The news these days is dominated by the one big story: the COVID-19 pandemic. Since the first reports of infection surfaced in China sometime in late 2019, the novel coronavirus that causes the disease, bloodlessly dubbed SARS-CoV-19, has swept around the globe destroying lives, livelihoods, and economies. Getting a handle on the disease has required drastic actions by governments and sacrifices by citizens as we try to slow the rate of infection
As with all infectious diseases, getting ahead of COVID-19 is a numbers game. To fight the spread of the virus, we need to know who has it, where they are, where they’ve been, and whom they’ve had contact with. If we are unable to gather the information needed to isolate potential carriers, all that we can do is impose mass quarantines and hope for the best. Hence the need for mass COVID-19 testing, and the understandable hue and cry about its slow pace and the limited availability of test kits.
But what exactly do these test kits contain? What makes mass testing so difficult to implement? As we shall see, COVID-19 testing is anything but simple, even if the underlying technology, PCR, is well-understood and readily available. A lot of the bottlenecks are, as usual, bureaucratic, but there are technical limits too. Luckily, there are clever ways around those restrictions, but understanding the basics of COVID-19 testing is the best place to start.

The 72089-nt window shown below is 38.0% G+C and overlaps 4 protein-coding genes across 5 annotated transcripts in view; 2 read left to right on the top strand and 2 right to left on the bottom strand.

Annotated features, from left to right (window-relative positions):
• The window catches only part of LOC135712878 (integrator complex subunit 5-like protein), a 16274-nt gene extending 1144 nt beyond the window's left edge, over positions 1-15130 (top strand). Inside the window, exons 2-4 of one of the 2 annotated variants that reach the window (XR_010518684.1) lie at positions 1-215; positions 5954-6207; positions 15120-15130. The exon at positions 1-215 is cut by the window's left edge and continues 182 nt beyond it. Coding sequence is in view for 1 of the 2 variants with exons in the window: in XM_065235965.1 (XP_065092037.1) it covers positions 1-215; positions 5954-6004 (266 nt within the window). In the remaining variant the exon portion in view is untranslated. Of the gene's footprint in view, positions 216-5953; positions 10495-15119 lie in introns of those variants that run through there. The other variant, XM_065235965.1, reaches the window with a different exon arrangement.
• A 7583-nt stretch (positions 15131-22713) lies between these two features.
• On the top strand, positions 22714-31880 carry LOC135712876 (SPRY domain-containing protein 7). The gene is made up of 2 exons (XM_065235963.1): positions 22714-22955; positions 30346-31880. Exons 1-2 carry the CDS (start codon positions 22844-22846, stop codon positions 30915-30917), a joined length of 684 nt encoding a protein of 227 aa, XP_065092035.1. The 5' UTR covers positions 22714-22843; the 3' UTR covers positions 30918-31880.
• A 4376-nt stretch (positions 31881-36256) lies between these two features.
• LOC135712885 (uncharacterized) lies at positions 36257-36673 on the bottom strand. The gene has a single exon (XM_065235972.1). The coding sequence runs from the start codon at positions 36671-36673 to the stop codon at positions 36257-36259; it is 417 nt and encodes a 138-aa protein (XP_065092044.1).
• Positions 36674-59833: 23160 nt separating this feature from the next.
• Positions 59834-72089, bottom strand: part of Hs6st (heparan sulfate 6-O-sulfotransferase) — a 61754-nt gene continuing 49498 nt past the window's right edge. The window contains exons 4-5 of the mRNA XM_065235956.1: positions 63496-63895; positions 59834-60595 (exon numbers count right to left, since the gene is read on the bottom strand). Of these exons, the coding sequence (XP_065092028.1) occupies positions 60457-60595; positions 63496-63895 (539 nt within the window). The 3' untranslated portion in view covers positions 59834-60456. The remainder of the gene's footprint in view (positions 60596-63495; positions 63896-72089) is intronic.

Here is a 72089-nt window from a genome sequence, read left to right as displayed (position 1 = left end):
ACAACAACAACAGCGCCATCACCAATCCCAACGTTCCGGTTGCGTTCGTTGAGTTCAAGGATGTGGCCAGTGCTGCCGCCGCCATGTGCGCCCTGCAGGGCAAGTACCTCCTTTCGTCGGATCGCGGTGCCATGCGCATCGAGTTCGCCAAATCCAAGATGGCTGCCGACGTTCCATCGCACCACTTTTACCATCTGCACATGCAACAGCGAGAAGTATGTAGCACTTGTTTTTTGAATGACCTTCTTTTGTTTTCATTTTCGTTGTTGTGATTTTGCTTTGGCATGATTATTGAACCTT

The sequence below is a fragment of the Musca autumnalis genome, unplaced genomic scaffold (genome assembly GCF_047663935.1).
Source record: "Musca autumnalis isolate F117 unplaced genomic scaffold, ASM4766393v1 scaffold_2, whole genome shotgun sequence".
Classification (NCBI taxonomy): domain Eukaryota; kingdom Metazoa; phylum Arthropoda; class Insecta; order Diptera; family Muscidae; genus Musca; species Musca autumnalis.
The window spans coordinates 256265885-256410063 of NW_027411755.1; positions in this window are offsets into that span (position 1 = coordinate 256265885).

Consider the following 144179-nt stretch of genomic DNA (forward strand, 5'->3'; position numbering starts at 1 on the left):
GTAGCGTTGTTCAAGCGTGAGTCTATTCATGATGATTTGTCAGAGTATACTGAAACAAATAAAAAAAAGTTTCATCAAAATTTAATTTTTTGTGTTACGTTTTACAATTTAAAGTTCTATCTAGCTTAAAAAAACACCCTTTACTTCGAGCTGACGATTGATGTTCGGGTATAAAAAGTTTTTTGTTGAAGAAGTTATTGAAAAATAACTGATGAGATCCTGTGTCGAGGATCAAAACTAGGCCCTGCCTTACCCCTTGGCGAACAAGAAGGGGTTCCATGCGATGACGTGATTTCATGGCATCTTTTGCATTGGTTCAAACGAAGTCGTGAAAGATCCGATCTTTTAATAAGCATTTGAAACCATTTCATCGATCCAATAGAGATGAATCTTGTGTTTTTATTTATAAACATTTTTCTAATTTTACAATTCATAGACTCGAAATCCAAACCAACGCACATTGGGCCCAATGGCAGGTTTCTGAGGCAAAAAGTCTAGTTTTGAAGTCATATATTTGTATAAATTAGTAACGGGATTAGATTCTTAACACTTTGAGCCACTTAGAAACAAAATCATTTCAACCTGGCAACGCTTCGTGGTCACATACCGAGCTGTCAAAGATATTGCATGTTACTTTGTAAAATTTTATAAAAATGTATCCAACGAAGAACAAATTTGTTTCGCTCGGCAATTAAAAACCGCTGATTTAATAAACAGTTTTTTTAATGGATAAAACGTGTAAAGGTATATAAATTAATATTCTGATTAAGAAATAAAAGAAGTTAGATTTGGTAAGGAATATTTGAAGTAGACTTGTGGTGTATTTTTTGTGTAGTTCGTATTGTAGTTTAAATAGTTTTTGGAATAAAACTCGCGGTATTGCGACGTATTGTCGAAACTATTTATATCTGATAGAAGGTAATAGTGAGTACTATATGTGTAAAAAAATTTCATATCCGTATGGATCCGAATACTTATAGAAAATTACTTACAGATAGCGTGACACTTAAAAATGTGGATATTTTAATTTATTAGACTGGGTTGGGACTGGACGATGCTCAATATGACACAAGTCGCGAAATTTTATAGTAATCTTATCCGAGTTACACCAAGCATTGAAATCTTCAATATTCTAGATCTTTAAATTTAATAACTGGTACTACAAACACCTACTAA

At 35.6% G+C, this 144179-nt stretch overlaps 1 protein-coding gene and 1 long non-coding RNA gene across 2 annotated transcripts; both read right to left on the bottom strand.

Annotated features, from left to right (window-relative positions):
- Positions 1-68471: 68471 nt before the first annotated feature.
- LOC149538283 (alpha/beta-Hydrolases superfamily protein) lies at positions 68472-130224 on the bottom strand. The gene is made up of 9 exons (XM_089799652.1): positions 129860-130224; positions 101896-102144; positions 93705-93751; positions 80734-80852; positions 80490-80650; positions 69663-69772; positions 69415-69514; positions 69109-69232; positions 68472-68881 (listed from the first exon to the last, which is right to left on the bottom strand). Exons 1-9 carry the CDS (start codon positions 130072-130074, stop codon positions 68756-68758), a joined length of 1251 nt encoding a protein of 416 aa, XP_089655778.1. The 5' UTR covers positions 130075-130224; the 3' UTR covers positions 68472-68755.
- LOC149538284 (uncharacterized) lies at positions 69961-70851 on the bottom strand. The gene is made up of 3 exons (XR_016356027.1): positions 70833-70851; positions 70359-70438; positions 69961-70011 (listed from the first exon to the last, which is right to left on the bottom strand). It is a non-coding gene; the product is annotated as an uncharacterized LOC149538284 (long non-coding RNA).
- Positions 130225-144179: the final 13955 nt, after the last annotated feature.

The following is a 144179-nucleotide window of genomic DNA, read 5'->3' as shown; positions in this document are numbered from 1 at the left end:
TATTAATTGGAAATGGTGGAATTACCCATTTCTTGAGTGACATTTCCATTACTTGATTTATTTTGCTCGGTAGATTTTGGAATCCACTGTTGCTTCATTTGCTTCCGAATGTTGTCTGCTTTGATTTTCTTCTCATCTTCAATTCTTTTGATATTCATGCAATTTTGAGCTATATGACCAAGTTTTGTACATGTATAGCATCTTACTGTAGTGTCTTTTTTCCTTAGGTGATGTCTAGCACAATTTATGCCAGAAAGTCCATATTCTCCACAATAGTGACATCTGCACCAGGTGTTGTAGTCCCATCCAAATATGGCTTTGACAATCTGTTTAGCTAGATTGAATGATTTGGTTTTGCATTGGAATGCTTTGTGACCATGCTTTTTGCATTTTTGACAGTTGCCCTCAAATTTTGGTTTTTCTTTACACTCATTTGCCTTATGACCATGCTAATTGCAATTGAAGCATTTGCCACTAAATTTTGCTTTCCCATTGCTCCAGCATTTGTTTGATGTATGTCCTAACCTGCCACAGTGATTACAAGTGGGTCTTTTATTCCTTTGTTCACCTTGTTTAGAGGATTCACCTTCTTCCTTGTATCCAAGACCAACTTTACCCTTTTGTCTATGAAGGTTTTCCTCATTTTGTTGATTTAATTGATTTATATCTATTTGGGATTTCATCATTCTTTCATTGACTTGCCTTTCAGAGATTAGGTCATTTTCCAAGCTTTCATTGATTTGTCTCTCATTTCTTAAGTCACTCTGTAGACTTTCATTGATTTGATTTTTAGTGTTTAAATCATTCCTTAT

Currently, the only way to detect an active SARS-CoV-2 infection is by the use of polymerase chain reaction, or PCR. We’ve covered PCR in some detail before, but briefly, PCR is a laboratory method that relies on the cellular machinery that allows DNA to replicate itself. PCR is a three-step process:
- Denaturation, which uses high temperatures to break the hydrogen bonds between base pairs in the DNA double helix, creating complementary single strands of DNA;
- Annealing, which occurs as the temperature of the reaction is lowered and short oligonucleotide primers, specific for a section on the target DNA, bind to the single strands;
- Extension, where the DNA between the primers is filled in by an enzymatic reaction. The result is a double-stranded DNA segment, which then goes through subsequent rounds of denaturation, annealing, and extension, resulting in exponential amplification of the specific target DNA.
If the DNA you’re looking for is present, the PCR process will amplify it to a large enough amount that it becomes easy to detect. If what you’re looking for is absent, it will not be amplified and it becomes equally easy to note its absence.
Molecular biology techniques in general, and PCR specifically, are incredibly powerful and flexible technologies. In the case of viruses like coronaviruses, that flexibility is advantageous because the viral genome is contained in a single-stranded molecule of RNA rather than DNA. Detecting the presence of the viral RNA in a patient sample, which is generally a throat swab containing viral particles expelled from the lungs and pharynx, requires first isolating the RNA, then turning it into DNA with the enzyme reverse transcriptase. That DNA is then amplified using PCR.
In either PCR or RT-PCR, detection of the amplified DNA region is accomplished by tagging the reaction with fluorescent probes. The probes bind nonspecifically to DNA, and when produced in abundance by PCR generate an easily detected signal. In actual practice, the kinetics of the PCR reaction are monitored by measuring the fluorescence after each cycle of PCR. This is known as quantitative PCR, or qPCR; when couple with reverse transcriptase, the process is called RT-qPCR.